The majority of American workers (77 percent) think that their co-workers could behave better in the workplace and that it is impacting productivity and morale, according to a new Kelton Global study on behalf of National Business Furniture (NBF).
The study, which surveyed adults ages 18+ who are employed full or part time, examines how many workplace do’s and don’ts are not always followed and as a result, how this affects workers’ attitudes, their connectivity with colleagues and their work environment. When asked how improved employee conduct would impact them, 33 percent surveyed say they would want to spend more time at work and 25 percent say they would enjoy work more.
The study found that the following are top workplace pet peeves:
1. Punctuality: Three out of four respondents say that consistently being late to work or meetings tops the list of workplace annoyances.
2. Food Faux Pas: Leaving dirty dishes in a common area is offensive to 77 percent surveyed.
3. Noisy Surroundings: Playing music that’s too loud is unacceptable to 74 percent surveyed; 57 percent believe that having smartphone ringers on for calls, notifications or alerts is annoying and 50 percent say that taking private calls in a shared workstation is objectionable.
4. Taboo Topics: Conversation topics like religion, politics or sexuality should be off-limits at work say 59 percent of respondents. The survey showed 70 percent of American workers believe their co-workers should avoid displaying ‘not suitable for work’ photos.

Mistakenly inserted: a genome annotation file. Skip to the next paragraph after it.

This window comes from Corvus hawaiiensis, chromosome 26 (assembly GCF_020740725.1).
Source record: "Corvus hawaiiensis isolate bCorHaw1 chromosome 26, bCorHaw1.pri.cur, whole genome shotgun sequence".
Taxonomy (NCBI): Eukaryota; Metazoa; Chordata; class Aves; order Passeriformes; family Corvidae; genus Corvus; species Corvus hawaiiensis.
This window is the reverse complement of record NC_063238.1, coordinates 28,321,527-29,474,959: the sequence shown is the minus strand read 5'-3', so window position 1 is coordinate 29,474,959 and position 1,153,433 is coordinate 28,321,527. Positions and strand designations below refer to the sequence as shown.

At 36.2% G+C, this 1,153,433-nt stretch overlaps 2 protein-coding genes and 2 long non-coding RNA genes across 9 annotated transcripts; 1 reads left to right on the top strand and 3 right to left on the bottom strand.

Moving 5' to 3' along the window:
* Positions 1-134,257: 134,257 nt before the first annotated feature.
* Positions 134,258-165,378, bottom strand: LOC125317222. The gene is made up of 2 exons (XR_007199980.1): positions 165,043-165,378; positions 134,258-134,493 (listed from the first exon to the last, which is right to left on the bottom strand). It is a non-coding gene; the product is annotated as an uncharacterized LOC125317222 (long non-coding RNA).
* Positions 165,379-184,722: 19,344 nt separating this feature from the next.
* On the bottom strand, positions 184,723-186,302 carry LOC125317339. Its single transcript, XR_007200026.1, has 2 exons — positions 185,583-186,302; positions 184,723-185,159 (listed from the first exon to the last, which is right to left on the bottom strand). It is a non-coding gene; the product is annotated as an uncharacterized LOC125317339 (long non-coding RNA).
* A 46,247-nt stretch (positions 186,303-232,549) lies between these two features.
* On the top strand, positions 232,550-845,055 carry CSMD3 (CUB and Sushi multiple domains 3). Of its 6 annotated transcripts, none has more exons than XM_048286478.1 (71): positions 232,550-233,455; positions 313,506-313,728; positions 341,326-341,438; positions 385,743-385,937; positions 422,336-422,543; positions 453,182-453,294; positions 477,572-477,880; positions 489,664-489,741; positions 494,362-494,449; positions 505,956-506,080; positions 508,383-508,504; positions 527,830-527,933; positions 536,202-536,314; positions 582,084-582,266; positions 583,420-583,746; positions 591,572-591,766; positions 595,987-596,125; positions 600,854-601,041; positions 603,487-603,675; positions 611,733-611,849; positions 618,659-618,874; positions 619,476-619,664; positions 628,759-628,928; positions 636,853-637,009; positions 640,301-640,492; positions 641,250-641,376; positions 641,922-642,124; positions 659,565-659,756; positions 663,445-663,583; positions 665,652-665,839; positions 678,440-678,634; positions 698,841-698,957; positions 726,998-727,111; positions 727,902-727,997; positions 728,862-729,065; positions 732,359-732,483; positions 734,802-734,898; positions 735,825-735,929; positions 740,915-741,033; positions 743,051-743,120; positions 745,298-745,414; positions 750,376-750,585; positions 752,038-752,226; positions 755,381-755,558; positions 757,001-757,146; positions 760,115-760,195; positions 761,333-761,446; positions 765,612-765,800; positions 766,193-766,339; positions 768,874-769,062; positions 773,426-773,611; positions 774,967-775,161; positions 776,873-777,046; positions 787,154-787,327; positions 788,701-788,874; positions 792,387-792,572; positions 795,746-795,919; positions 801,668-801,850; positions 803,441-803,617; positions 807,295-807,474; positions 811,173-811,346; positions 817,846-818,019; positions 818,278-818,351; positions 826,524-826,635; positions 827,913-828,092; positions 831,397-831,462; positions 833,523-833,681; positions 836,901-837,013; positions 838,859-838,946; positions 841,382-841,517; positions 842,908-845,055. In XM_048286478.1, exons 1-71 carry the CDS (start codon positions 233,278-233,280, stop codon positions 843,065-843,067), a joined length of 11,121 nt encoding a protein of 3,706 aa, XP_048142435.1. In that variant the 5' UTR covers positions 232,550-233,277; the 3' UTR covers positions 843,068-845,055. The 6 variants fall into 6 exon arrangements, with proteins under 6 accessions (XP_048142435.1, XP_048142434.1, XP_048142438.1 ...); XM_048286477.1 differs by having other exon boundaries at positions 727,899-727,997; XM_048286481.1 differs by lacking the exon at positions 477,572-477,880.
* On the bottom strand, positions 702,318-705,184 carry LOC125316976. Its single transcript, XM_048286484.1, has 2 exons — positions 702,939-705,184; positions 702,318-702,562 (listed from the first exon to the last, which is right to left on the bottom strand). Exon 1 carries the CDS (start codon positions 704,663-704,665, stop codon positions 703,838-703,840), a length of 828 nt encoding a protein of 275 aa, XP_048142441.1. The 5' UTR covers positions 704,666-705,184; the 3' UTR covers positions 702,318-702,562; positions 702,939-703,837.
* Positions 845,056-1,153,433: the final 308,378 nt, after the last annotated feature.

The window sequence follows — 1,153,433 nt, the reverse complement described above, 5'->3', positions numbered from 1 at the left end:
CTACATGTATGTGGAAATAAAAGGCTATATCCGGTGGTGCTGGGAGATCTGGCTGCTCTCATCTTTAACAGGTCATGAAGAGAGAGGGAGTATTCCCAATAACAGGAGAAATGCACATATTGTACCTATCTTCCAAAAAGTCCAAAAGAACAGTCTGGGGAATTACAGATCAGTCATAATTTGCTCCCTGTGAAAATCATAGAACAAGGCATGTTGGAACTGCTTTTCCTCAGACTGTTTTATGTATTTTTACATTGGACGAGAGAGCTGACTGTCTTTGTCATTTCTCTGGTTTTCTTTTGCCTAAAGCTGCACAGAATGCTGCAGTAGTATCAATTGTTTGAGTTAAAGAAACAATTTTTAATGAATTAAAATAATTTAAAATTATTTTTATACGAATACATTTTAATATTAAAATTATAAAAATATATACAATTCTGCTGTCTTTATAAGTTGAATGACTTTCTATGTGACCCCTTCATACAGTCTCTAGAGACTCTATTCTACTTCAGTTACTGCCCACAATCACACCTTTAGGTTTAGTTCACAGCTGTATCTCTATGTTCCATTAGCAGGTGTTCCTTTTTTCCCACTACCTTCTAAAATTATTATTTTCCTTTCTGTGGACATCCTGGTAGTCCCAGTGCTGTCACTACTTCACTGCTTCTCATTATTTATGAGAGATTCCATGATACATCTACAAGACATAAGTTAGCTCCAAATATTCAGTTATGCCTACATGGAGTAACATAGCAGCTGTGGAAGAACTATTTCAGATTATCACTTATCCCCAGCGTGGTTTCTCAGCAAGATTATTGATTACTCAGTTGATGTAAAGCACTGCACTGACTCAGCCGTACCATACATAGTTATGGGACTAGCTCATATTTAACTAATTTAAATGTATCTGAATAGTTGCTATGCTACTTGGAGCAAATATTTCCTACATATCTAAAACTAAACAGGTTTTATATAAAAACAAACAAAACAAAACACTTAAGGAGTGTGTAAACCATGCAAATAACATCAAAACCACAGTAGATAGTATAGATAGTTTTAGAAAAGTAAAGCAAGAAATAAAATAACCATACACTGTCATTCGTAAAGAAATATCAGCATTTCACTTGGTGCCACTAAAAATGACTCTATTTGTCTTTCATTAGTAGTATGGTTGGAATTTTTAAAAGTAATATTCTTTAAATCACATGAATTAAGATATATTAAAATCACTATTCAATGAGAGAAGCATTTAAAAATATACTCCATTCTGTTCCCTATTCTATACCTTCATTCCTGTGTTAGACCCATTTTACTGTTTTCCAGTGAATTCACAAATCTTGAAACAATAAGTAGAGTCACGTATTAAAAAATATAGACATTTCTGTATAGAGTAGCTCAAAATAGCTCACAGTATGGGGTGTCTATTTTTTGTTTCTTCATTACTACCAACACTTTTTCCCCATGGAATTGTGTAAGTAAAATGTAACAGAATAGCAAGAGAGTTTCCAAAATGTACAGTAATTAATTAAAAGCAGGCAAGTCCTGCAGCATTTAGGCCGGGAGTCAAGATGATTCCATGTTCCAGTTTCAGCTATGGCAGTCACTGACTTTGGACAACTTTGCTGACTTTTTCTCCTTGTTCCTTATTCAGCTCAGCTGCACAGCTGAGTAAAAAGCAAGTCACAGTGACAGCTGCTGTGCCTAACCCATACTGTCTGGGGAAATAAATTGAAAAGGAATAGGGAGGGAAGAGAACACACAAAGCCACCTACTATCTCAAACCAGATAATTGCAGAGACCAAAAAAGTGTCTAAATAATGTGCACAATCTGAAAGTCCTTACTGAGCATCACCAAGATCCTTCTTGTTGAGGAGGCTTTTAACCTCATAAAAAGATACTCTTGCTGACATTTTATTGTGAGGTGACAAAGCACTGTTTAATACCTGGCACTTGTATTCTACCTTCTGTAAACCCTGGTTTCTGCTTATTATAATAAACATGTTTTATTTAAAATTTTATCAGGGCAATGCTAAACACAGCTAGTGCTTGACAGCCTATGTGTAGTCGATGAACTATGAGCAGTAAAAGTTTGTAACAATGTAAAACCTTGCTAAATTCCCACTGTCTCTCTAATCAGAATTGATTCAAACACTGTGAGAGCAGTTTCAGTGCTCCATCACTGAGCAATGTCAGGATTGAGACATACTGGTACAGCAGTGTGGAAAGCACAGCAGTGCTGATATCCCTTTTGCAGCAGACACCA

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Too Close for Comfort?
These annoying habits are causing some anxiety for workers. Nearly half said that they don’t feel comfortable and accepted in their workplace, and 25 percent avoid communal work spaces so their colleagues’ behaviours won’t affect them. One out of five (16 percent) say that they work remotely as much as possible to avoid their co-workers’ misconduct.
Co-worker Coping Strategies
According to the study, workers are finding ways to cope with challenging behaviours:
According to the study, making simple design changes to the office can also positively impact morale and behaviour. 26 percent of respondents say that if their workplace was upgraded with fresh paint and some new furniture, attitudes would improve.
“Considering the average person spends one-third of their life at work, it’s important to create an environment that both encourages positive interactions and provides privacy,” said Dean Stier, chief marketing officer for NBF.
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